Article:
For example, the (2012) film, The 6th World—An Origin Story, written and directed by Nanobah Becker (Diné), tells a story about a near-future mission to establish human existence on planet Mars. However, the genetically modified corn that was supposed to sustain the cosmonauts on their journey becomes diseased and fails with devastating consequences. Fortuitously, Tazbah Redhouse (Jeneda Benally) discovers contraband Diné corn that was smuggled onto the ship without the crew’s knowledge. This heritage corn is what ultimately saves the entire mission and all of humanity. The 6th World shows how Indigenous existence is deeply imbedded in, affected by, and conversely affects contemporary global politics. Indigenous ‘culture’ is not seen as antithetical to science fiction, rather it is because of heritage corn and traditional Diné values around food that makes the future possible. The film portrays what Dillon (2012) has referred to as biskaabiiyang—a form of Indigenous science fiction that is about ‘returning to ourselves’ and restoring balance in the world while healing our relationships with the land and with each other.

Indigenous science fiction similarly resists the common dismissal of past scientific achievements by Native peoples such as technological accomplishments and far-reaching ancient diplomatic ties of tribal nations before the arrival of Europeans. The popular television series Ancient Aliens’ foundational premise regarding material produced by past societies—especially those of Africa and Indigenous America—is that they were visited, influenced, and even aided by extraterrestrials during the construction of such projects. This argument has been criticized for dismissing the accomplishments of people of color especially since the technological achievements of European, and otherwise White societies, are not as often speculated as having been helped by extraterrestrials. In canning grand engineering projects requiring the organization of many people as categorically impossible for pre-contact Indigenous peoples to have achieved, the series Ancient Aliens is deploying a racist program rhetoric of Native peoples (Bond 2018).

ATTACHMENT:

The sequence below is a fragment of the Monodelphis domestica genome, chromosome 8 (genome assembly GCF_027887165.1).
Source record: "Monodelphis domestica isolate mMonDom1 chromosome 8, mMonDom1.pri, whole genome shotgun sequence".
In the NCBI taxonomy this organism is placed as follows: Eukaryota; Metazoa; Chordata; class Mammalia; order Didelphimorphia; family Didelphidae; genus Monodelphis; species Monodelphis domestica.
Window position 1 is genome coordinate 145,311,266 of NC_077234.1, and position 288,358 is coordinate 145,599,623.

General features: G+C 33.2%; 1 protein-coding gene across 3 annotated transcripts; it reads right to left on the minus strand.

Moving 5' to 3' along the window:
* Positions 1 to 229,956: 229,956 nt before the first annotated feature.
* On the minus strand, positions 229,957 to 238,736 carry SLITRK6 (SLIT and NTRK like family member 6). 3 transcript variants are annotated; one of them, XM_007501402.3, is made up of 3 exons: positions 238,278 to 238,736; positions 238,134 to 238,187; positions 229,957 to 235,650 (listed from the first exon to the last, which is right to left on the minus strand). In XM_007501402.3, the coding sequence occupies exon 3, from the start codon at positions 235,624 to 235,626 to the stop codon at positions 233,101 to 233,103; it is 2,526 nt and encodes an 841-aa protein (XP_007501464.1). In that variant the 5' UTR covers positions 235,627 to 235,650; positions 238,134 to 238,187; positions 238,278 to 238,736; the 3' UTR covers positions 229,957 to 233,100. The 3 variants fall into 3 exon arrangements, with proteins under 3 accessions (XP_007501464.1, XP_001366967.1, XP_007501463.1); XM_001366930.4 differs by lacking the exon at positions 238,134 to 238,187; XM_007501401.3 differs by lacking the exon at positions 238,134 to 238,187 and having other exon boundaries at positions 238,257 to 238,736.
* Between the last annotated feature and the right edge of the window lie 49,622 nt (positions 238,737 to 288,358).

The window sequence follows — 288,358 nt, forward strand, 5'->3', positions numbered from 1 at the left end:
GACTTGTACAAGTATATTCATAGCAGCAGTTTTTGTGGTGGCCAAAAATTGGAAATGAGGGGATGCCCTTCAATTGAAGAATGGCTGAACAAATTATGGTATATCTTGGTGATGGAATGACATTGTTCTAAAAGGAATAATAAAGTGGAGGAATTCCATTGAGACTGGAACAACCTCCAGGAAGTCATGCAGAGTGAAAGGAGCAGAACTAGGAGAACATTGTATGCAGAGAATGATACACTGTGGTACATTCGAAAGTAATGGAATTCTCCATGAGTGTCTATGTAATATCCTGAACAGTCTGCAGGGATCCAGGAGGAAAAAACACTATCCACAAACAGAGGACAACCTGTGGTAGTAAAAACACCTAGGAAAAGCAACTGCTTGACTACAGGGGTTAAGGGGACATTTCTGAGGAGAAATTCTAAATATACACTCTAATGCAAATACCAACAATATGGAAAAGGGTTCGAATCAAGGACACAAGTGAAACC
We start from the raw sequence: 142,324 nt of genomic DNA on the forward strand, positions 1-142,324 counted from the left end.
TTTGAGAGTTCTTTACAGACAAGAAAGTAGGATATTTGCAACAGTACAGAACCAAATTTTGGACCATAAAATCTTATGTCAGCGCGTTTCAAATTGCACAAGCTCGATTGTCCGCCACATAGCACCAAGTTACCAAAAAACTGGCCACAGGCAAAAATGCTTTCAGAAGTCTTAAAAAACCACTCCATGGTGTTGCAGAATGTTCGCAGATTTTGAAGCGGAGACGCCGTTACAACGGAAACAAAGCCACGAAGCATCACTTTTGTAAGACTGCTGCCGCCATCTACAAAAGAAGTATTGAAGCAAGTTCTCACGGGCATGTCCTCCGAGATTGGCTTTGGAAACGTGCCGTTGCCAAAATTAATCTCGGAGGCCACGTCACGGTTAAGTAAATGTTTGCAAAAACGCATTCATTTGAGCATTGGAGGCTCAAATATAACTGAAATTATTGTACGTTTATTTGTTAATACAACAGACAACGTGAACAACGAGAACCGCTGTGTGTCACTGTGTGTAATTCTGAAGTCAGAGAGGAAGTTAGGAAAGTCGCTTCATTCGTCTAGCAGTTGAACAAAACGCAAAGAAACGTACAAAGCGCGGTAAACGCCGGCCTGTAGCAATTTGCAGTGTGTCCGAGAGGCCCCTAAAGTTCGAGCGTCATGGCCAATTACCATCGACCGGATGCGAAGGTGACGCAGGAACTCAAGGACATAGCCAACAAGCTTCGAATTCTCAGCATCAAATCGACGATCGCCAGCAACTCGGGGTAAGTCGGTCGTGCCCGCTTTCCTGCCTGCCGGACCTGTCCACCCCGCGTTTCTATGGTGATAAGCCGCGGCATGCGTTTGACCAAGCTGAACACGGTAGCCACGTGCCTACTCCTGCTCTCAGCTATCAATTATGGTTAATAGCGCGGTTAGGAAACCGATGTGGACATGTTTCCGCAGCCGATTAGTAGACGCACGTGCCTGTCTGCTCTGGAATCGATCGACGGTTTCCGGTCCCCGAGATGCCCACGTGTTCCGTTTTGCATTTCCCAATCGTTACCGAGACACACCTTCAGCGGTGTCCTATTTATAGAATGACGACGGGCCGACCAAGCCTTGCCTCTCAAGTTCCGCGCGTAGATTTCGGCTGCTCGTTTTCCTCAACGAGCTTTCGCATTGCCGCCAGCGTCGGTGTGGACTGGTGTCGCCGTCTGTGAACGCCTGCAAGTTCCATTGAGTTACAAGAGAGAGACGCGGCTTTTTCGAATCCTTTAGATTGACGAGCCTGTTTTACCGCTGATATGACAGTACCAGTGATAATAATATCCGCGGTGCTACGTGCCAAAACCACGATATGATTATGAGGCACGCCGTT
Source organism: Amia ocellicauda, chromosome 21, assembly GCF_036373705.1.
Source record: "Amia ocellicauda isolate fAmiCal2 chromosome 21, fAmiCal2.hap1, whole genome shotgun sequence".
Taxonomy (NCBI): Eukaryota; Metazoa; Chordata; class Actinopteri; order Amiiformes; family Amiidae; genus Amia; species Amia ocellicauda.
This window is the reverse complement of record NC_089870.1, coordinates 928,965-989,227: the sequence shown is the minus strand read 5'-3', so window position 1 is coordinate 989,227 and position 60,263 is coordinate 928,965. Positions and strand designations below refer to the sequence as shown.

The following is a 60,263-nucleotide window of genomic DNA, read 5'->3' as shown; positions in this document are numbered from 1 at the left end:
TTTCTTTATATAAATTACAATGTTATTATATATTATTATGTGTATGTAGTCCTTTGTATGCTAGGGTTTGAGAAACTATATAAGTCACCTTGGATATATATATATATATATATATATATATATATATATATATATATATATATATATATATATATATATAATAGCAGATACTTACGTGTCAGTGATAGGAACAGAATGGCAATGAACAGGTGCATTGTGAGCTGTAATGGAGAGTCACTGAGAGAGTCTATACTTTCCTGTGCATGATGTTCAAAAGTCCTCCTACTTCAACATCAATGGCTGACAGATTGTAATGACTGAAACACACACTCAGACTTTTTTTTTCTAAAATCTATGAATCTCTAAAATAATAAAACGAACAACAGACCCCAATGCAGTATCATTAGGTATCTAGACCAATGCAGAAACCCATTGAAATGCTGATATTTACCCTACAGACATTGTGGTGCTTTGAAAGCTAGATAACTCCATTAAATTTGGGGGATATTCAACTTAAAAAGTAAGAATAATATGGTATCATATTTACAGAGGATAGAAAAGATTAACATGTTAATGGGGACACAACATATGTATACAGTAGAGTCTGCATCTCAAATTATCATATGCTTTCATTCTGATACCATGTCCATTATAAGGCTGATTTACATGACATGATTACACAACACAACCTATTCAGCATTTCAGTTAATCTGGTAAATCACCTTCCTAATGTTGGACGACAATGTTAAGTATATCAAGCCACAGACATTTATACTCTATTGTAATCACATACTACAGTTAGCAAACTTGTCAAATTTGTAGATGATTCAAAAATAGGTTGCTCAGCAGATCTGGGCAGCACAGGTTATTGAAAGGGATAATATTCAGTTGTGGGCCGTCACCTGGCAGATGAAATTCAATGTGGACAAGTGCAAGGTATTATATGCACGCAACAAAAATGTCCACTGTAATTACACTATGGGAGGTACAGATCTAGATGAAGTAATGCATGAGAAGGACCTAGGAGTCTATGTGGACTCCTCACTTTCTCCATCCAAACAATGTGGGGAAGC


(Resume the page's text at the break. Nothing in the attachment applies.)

Alternatively, Indigenous science fiction highlights and celebrates autochthonous scientific advancements. In an influential roundtable by Rebecca Roanhorse (Ohkay Owingeh Pueblo) called, ‘Decolonizing science fiction and Imagining Futures: An Indigenous Futurisms’, Johnnie Jae (Otoe-Missouria and Choctaw) explains:

We needed an outlet to celebrate our indigenerdity and change the narrative. Most folks are not familiar with indigenous people beyond the primitive ‘Hollywood’ Indian and whitewashed history that has people believing that we were just sitting around and doing nothing prior to colonization. So, it’s hard for them to even acknowledge the indigenous roots and sciences behind many of these “modern discoveries”. (Roanhorse, 2017)